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History 104 Online is Anything but Another History Lesson

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Posted on Dec, 04 2012

When learning about the United States’ history since 1877, Facebook is one of the last places you would think about as a venue to discuss this information with your classmates. However, through the flexibility provided with online classes, instructor Bill Cummings and professor Tom Isern thought this would be a great environment to get students talking.

A few years ago, Dr. Tom Isern, Professor of History & University Distinguished Professor at North Dakota State University, put together lectures and course material to make the History 104 course available online. Dr. Isern recorded lectures and Powerpoint slides to CDs and created the class so that after watching the lectures, students could take online quizzes and participate in online discussions, most recently through discussion board applications using Facebook. Students “Like” the course page and are then able to post freely and ask questions that other classmates and the instructor can respond to. Bill Cummings, a doctoral candidate in the History department at NDSU, is the instructor of History 104 and is teaching the course for its 15th consecutive semester. Cummings has also taught traditional courses at Armstrong Atlantic State University and Savannah State University, both in Savannah, Georgia. Cummings is responsible for all of the administration of the course and the one that works with the students to guide discussion and grade the students’ work.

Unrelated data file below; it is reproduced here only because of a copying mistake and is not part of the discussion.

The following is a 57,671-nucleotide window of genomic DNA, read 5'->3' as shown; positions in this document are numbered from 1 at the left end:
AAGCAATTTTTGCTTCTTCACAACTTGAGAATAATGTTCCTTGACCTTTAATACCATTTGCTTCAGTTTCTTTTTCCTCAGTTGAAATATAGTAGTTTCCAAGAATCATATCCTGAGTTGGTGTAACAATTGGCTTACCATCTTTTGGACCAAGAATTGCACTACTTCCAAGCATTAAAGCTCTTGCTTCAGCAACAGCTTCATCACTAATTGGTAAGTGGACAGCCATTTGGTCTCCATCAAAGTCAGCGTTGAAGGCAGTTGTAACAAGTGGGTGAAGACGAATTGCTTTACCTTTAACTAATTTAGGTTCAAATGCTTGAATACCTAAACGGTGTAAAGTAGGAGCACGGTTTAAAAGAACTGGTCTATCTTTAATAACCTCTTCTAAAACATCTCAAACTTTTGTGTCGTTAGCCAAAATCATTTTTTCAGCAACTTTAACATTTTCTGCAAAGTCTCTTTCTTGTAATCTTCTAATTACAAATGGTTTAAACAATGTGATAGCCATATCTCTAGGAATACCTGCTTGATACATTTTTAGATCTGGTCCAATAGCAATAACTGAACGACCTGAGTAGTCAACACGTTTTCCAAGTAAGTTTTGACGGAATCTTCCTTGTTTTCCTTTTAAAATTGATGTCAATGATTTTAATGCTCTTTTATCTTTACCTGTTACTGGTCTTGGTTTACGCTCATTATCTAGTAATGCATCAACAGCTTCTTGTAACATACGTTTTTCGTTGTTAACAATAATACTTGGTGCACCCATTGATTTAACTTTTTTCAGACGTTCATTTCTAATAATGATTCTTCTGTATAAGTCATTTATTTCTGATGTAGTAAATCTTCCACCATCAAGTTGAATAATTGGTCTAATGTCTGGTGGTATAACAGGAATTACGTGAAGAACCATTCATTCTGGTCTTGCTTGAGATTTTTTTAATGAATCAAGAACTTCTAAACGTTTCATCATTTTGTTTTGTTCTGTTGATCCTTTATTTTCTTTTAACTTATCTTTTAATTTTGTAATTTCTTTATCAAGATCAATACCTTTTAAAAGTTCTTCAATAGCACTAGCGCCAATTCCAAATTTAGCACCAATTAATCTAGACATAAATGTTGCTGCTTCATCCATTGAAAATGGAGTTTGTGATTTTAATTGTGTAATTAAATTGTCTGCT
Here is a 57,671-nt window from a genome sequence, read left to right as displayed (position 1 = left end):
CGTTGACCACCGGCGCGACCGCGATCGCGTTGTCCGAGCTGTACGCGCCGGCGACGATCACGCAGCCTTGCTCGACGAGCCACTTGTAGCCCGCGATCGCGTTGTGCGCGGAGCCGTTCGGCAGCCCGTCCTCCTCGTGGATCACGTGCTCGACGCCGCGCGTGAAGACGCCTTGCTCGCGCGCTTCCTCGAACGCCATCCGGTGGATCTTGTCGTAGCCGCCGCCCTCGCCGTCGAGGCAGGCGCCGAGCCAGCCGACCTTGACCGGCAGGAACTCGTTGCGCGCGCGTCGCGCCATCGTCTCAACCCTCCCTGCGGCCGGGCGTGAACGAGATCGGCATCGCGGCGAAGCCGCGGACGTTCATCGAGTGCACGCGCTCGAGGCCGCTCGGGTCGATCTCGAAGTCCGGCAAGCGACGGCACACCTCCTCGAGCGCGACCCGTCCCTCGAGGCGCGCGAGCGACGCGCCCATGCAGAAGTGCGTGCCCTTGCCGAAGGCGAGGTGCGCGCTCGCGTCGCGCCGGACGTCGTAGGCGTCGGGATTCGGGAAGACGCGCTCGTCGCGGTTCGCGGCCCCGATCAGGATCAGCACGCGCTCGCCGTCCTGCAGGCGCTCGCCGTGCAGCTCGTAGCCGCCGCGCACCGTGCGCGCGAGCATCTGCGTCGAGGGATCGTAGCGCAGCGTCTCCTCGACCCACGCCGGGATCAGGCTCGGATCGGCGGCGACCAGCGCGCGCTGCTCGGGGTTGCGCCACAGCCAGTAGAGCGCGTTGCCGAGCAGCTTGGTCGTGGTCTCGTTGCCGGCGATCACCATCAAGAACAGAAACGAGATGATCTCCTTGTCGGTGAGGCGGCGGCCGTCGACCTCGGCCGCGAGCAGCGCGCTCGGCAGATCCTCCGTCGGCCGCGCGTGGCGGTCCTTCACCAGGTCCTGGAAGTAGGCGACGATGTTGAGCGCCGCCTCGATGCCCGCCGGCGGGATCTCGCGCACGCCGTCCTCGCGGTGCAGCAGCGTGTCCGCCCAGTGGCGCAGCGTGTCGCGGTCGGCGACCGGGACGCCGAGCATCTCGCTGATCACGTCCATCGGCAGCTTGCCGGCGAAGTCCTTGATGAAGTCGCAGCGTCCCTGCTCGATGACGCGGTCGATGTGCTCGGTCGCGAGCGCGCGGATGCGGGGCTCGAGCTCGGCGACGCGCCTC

Cummings said, “The discussions are the fun part, for me.  As our text we use Alexis de Tocqueville's (TQ) classic work, Democracy in America.  This is, perhaps, the most quoted work on our government and was written nearly 170 years ago.  Students are often amazed at how close TQ was at predicting how we would develop.  While some students do not like the discussion, I find it the most interesting part of my responsibilities.  Tocqueville can be somewhat ‘opaque’ in his writing...after all...it is 170-year-old French translated into 170-year-old English.”  When moderating the discussions, Cummings likes to play the "Devil's Advocate" to get interest up a bit. “I do this to challenge students to clarify or strengthen their points, and to draw others into the conversation.  In addition to analyzing what TQ wrote, we also weave Dr. Isern's lectures into the discussion as well as comment on how the material applies today.”

The course is freshman-level, and focuses on outcomes, not memorizing facts and dates and students who are fully engaged in the course get the most out of the information. Also, students can complete the work when it fits their schedule, but the course requires full-semester participation and follows a calendar. If your schedule prevents you from attending a regularly scheduled face-to-face classroom course, but you do have time to work on the assignments on a weekly basis, this may be what you are looking for. 

If you have any questions about this or any other course offered by Distance and Continuing Education at NDSU, feel free to contact us by phone at 231-7015 or email at .(JavaScript must be enabled to view this email address).  You can even check out the History 104 course Facebook page or the NDSU Distance and Continuing Education page.
 

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